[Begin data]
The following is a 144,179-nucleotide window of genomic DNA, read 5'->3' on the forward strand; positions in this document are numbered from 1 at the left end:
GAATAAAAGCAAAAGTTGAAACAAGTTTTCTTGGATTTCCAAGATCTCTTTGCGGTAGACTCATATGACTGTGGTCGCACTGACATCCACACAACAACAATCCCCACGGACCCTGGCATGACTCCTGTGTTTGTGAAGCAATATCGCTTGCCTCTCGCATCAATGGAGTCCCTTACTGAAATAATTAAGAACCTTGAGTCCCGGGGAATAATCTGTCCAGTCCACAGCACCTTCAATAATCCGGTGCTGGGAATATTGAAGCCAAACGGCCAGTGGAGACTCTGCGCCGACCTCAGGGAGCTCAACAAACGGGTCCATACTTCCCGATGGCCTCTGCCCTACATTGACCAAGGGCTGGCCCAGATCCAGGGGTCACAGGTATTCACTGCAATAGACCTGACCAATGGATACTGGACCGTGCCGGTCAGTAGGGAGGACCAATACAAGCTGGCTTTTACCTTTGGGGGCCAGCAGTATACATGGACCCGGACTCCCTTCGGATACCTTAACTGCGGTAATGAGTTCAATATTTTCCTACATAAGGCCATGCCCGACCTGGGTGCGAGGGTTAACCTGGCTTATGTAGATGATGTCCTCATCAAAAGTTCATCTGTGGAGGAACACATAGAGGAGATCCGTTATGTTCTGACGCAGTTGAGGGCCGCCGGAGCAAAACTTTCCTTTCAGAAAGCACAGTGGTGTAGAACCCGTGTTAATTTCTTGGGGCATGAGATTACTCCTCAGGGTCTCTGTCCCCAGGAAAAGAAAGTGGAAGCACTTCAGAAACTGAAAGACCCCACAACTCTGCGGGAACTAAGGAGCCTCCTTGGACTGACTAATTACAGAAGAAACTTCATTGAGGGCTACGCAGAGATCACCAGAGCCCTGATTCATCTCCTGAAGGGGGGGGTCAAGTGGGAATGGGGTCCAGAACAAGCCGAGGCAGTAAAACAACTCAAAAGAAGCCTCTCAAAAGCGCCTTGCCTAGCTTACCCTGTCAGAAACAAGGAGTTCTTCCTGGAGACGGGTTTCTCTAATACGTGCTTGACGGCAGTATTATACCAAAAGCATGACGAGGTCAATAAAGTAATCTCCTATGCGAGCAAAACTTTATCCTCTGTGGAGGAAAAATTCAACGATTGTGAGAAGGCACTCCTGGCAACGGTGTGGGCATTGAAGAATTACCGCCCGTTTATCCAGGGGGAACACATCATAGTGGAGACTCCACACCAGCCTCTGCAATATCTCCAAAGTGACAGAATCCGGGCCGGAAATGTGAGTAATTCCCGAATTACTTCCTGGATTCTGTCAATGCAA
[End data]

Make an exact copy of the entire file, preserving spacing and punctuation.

The following is a 144,179-nucleotide window of genomic DNA, read 5'->3' on the forward strand; positions in this document are numbered from 1 at the left end:
GAATAAAAGCAAAAGTTGAAACAAGTTTTCTTGGATTTCCAAGATCTCTTTGCGGTAGACTCATATGACTGTGGTCGCACTGACATCCACACAACAACAATCCCCACGGACCCTGGCATGACTCCTGTGTTTGTGAAGCAATATCGCTTGCCTCTCGCATCAATGGAGTCCCTTACTGAAATAATTAAGAACCTTGAGTCCCGGGGAATAATCTGTCCAGTCCACAGCACCTTCAATAATCCGGTGCTGGGAATATTGAAGCCAAACGGCCAGTGGAGACTCTGCGCCGACCTCAGGGAGCTCAACAAACGGGTCCATACTTCCCGATGGCCTCTGCCCTACATTGACCAAGGGCTGGCCCAGATCCAGGGGTCACAGGTATTCACTGCAATAGACCTGACCAATGGATACTGGACCGTGCCGGTCAGTAGGGAGGACCAATACAAGCTGGCTTTTACCTTTGGGGGCCAGCAGTATACATGGACCCGGACTCCCTTCGGATACCTTAACTGCGGTAATGAGTTCAATATTTTCCTACATAAGGCCATGCCCGACCTGGGTGCGAGGGTTAACCTGGCTTATGTAGATGATGTCCTCATCAAAAGTTCATCTGTGGAGGAACACATAGAGGAGATCCGTTATGTTCTGACGCAGTTGAGGGCCGCCGGAGCAAAACTTTCCTTTCAGAAAGCACAGTGGTGTAGAACCCGTGTTAATTTCTTGGGGCATGAGATTACTCCTCAGGGTCTCTGTCCCCAGGAAAAGAAAGTGGAAGCACTTCAGAAACTGAAAGACCCCACAACTCTGCGGGAACTAAGGAGCCTCCTTGGACTGACTAATTACAGAAGAAACTTCATTGAGGGCTACGCAGAGATCACCAGAGCCCTGATTCATCTCCTGAAGGGGGGGGTCAAGTGGGAATGGGGTCCAGAACAAGCCGAGGCAGTAAAACAACTCAAAAGAAGCCTCTCAAAAGCGCCTTGCCTAGCTTACCCTGTCAGAAACAAGGAGTTCTTCCTGGAGACGGGTTTCTCTAATACGTGCTTGACGGCAGTATTATACCAAAAGCATGACGAGGTCAATAAAGTAATCTCCTATGCGAGCAAAACTTTATCCTCTGTGGAGGAAAAATTCAACGATTGTGAGAAGGCACTCCTGGCAACGGTGTGGGCATTGAAGAATTACCGCCCGTTTATCCAGGGGGAACACATCATAGTGGAGACTCCACACCAGCCTCTGCAATATCTCCAAAGTGACAGAATCCGGGCCGGAAATGTGAGTAATTCCCGAATTACTTCCTGGATTCTGTCAATGCAA